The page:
June 20, 2018
Mayor Kenneth Weise, City of Avondale
June 20, 2018, Meeting Summary
It has been my honor to serve as Chair of the Transportation Policy Committee (TPC) over the past year. Two items at our June meeting brought home the importance of the collaborative work of this committee, and the exciting possibilities for the future of transportation in the region.
We heard some very good news about safety on Valley freeways. Results of a three-year pilot program, jointly funded by the Maricopa Association of Governments (MAG) and the Arizona Department of Transportation (ADOT), found that the time it takes to clear freeway crashes has been reduced by more than an hour, despite an increase in the number of crashes each year. The program placed Department of Public Safety (DPS) troopers inside the ADOT Traffic Operations Center (TOC), allowing them to monitor traffic flow and immediately direct units and resources in the field in the event of a crash. This faster response lowers the number of secondary crashes and the time drivers spend stuck in traffic.
This program has worked so well that ADOT is now funding the placement of DPS officers at the TOC, and expanding service coverage to the entire state on a 24/7 basis. It’s a great example of how using the resources we have more efficiently can make a huge difference.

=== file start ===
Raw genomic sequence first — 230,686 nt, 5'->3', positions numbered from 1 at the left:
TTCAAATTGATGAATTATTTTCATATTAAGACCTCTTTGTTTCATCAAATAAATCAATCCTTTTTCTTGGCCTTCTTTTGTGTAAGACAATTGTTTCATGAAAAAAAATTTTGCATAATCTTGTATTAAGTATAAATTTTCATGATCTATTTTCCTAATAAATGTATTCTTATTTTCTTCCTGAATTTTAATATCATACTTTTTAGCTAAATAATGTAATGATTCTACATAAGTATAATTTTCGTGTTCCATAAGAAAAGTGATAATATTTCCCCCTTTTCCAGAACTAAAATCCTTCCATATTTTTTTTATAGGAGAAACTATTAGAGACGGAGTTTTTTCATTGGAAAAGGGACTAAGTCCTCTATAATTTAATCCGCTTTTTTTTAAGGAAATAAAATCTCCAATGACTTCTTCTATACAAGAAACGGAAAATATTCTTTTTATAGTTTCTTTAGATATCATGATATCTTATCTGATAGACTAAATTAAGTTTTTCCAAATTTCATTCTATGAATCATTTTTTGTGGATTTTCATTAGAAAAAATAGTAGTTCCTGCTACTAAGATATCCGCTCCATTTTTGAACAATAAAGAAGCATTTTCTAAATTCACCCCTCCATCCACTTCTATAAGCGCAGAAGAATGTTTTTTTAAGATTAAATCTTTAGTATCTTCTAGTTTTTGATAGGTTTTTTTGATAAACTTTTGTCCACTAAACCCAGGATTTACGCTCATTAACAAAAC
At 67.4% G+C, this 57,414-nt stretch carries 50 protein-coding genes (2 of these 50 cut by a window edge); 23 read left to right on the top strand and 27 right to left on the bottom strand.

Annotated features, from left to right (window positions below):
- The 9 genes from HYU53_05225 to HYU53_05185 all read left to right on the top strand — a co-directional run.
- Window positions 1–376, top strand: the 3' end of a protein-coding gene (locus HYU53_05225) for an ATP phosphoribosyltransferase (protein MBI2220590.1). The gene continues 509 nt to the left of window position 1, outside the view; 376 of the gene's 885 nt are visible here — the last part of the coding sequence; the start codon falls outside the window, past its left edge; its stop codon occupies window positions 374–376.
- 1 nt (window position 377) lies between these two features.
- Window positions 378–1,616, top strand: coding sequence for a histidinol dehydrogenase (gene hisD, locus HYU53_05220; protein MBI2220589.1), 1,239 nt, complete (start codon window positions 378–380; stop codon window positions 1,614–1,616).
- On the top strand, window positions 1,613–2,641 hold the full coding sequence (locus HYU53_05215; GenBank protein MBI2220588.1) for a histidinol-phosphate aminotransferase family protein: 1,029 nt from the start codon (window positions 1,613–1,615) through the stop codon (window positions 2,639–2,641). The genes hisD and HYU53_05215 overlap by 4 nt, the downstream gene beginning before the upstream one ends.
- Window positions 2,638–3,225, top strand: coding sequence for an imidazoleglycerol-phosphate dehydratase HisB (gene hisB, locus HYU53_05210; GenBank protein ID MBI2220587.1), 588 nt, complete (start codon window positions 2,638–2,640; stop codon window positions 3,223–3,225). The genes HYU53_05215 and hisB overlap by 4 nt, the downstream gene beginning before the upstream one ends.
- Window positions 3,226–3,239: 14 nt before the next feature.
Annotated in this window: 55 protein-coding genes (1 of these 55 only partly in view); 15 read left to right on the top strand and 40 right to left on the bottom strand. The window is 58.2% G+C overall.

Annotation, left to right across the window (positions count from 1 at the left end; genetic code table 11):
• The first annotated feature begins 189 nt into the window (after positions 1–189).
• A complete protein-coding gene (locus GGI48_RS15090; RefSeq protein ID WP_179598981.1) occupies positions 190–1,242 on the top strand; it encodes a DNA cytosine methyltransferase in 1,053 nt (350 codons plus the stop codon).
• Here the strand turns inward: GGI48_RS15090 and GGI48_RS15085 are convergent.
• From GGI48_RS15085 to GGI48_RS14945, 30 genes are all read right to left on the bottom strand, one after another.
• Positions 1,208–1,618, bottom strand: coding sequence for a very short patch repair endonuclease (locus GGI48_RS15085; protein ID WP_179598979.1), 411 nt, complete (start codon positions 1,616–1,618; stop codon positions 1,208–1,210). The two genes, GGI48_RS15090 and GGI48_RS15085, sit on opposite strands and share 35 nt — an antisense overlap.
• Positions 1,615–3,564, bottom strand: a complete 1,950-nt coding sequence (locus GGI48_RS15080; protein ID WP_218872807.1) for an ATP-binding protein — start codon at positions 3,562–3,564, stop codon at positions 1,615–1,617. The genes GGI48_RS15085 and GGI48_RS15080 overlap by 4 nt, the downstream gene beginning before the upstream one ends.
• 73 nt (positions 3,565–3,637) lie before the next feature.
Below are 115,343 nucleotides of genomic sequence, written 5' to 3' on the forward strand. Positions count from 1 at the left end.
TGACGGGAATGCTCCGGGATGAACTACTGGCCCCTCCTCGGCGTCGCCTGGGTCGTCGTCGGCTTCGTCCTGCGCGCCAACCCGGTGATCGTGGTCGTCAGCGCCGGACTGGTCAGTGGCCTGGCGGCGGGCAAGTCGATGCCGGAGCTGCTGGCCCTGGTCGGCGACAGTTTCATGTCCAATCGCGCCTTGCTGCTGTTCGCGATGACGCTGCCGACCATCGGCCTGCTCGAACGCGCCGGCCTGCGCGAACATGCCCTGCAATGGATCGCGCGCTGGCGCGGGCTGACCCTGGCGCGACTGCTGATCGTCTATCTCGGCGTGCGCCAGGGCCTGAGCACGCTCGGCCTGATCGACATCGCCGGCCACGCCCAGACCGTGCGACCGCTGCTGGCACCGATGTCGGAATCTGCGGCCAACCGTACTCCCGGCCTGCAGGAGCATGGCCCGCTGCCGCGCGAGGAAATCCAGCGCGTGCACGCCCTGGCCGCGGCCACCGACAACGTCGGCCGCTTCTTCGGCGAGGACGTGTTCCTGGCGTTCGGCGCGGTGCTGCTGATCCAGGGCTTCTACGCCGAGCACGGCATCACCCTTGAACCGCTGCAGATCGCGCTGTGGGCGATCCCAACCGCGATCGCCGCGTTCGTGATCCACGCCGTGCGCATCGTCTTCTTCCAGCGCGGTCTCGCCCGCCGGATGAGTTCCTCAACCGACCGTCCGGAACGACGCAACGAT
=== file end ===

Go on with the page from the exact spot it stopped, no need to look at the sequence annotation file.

Another example where that rings true is the potential of a regional commuter rail system. An updated study reveals that commuter rail could carry around 21,000 passengers a day using existing rail networks, providing better access to downtown Phoenix and Sky Harbor Airport from the West and East Valleys. This option could add a new dimension to our transportation portfolio of the future.
The future of the TPC is in good hands with incoming Chair Jenn Daniels, Mayor of Gilbert. I thank you again for allowing me to lead this group, and thank you to all of the member agencies and staff who work together to make a difference in the lives of the people of this region.
Mayor Kenneth Weise
The TPC recommended approval of a proposal to provide new freeway signs recognizing the renaming of Bethany Home Road, between 91st and 99th Avenues, to Cardinals Way. The City of Glendale is changing the roadway name to recognize the positive economic impact that the NFL Arizona Cardinals and the University of Phoenix stadium has had upon the region. Renaming the street enhances tourism and economic development as visitors come to the region to attend Cardinals games and other special events held at the stadium, which has already hosted two Super Bowls, the NCAA Men’s Final Four, and another Super Bowl in 2023.
ADOT is recommending a budget of approximately $70,000 to update 14 existing signs along Loop 101/Agua Fria freeway. Glendale is responsible for replacing the street signs along the arterial street to reflect the name change and will do so using city funds and staff. There are currently no other property owners with developments along this stretch of Bethany Home Road, so there will not be any impact to existing residents and businesses.
TPC recommended approval of using FY 2019 maintenance expenditures to cover the costs for new signs along Loop 101.
Members of the TPC recommended approval of the Draft FY 2019 Arterial Life Cycle Program (ALCP), the financial management tool that implements arterial street projects in the Regional Transportation Plan (RTP). The program is updated annually with new revenue forecasts, information provided by lead agencies, and changes to project schedules.